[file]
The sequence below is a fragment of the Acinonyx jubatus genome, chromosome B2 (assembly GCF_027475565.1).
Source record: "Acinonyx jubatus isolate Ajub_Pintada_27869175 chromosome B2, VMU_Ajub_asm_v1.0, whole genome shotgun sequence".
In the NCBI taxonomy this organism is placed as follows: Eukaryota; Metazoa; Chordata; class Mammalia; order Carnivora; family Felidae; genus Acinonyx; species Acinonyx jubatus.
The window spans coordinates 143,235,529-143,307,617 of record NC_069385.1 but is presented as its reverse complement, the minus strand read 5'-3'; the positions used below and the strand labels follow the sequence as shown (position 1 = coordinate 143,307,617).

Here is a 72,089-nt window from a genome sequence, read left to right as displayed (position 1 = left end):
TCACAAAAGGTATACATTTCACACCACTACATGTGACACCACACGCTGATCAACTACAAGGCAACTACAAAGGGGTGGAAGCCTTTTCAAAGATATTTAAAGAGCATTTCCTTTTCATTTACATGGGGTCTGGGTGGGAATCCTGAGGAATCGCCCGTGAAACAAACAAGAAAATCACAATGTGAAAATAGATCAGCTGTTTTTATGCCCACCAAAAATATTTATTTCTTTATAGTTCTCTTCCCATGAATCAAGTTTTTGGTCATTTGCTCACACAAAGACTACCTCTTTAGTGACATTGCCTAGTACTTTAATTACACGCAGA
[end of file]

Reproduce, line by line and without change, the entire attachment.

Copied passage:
The sequence below is a fragment of the Acinonyx jubatus genome, chromosome B2 (assembly GCF_027475565.1).
Source record: "Acinonyx jubatus isolate Ajub_Pintada_27869175 chromosome B2, VMU_Ajub_asm_v1.0, whole genome shotgun sequence".
In the NCBI taxonomy this organism is placed as follows: Eukaryota; Metazoa; Chordata; class Mammalia; order Carnivora; family Felidae; genus Acinonyx; species Acinonyx jubatus.
The window spans coordinates 143,235,529-143,307,617 of record NC_069385.1 but is presented as its reverse complement, the minus strand read 5'-3'; the positions used below and the strand labels follow the sequence as shown (position 1 = coordinate 143,307,617).

Here is a 72,089-nt window from a genome sequence, read left to right as displayed (position 1 = left end):
TCACAAAAGGTATACATTTCACACCACTACATGTGACACCACACGCTGATCAACTACAAGGCAACTACAAAGGGGTGGAAGCCTTTTCAAAGATATTTAAAGAGCATTTCCTTTTCATTTACATGGGGTCTGGGTGGGAATCCTGAGGAATCGCCCGTGAAACAAACAAGAAAATCACAATGTGAAAATAGATCAGCTGTTTTTATGCCCACCAAAAATATTTATTTCTTTATAGTTCTCTTCCCATGAATCAAGTTTTTGGTCATTTGCTCACACAAAGACTACCTCTTTAGTGACATTGCCTAGTACTTTAATTACACGCAGA